Amazon executives recently toured Dallas, one of 20 finalists for a second company headquarters, and local officials bragged about its growing workforce and low taxes — a perfect match for 50,000 planned Amazon jobs.
But the local team also brought a surprising guest: the Reverend Neil Cazares-Thomas, the pastor at a predominantly gay megachurch in Dallas. He emphasized how inclusive and welcoming the Dallas-Forth Worth community has been to him, his husband and the 4,000 members of his congregation.
In the national competition to become Amazon’s second home, that maneuver was probably a good call. Even though the company’s search materials don’t say it directly, Amazon has quietly made gay and transgender rights a key criteria in choosing a second headquarters, according to two people familiar with the matter who spoke on the condition of anonymity to talk freely.
The company has also told glamazon, an LGBTQ affinity group of Amazon employees, that Amazon would keep their interests in mind when selecting HQ2.
As Amazon executives recently toured finalist locations to help select what they’ve dubbed HQ2, they asked public officials about what sort of “compatible cultural and community environment” — the wording from the company’s search parameters — each city offers, adding to speculation about whether Amazon will choose a liberal stronghold.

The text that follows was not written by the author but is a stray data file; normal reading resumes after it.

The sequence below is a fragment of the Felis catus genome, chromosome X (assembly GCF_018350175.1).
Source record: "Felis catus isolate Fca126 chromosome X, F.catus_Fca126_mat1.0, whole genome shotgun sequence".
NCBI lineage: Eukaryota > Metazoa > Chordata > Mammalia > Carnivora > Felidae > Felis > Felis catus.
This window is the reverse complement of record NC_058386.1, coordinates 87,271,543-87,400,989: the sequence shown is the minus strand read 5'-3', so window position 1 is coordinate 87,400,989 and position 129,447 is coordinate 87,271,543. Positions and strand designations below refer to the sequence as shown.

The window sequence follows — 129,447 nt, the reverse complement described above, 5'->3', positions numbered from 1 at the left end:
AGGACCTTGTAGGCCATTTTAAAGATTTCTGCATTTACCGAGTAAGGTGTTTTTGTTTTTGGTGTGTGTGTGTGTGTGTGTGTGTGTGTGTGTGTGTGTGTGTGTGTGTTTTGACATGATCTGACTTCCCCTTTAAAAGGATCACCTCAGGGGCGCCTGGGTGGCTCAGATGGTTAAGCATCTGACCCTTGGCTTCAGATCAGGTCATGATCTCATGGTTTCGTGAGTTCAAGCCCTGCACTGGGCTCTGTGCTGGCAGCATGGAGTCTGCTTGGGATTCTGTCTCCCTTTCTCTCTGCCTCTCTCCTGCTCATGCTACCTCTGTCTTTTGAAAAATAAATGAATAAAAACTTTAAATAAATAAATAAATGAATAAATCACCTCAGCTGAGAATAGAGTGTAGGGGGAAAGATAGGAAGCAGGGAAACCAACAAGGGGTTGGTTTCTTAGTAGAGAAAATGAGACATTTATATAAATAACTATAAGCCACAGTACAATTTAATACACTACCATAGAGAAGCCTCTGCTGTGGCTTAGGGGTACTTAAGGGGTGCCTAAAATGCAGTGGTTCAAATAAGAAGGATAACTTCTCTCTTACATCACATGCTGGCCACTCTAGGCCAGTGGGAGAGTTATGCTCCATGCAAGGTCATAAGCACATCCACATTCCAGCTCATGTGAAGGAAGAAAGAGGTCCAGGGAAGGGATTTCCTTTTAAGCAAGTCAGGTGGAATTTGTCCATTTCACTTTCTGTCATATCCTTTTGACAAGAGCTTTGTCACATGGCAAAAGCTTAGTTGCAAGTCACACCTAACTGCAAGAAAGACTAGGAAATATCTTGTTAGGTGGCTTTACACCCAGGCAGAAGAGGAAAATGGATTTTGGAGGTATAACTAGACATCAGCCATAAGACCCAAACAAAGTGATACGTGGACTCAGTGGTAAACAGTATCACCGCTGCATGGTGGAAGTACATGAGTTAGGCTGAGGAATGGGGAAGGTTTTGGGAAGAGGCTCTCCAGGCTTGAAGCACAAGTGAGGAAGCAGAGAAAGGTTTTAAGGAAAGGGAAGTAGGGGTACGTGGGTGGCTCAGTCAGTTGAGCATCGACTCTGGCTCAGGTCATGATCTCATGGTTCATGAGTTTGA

In North Carolina, company representatives asked pointed questions of Democratic Gov. Roy Cooper about several state policies such as the “bathroom bill,” which restricted the use of public facilities by transgender people, according to a person in the room. In another city, an Amazon executive groaned at the mention of proposed legislation in Georgia that would restrict funding for same-sex adoption, according to another person who attended the meeting between the company and state and local officials.
Given the high profile and substantial economic impact of the deal, including up to $5 billion in capital expenditures, Amazon’s emphasis on gay and transgender rights could increase pressure on policymakers who haven’t been willing to implement equal-rights rules or have passed discriminatory laws.
Yet in highlighting a social issue in its hunt for a new location, Amazon also risks alienating conservative political leaders, including President Trump, who has attacked the company for its tax rates and its contract with the U.S. Postal Service, which delivers the majority of its orders.
The sponsor of the Georgia bill, Republican Senator William Ligon Jr., stated that the issue of same-sex adoption wasn’t meant to be discriminatory. In fact, he argued that the legislation would be a benefit to children since church-based adoption agencies could close if they were required to provide service to same-sex couples.
Ligon said he hoped any company would support the bill.
“If you’re against, then I think we need to think hard about whether you ought to come here,” he said. “We need to seriously consider whether we want you to come here.”
That position hasn’t played well at Amazon, according to one member of the tour with Amazon as it meets with local officials. “I just think Atlanta’s out,” said the person, who is not an Amazon employee.
Major economic prize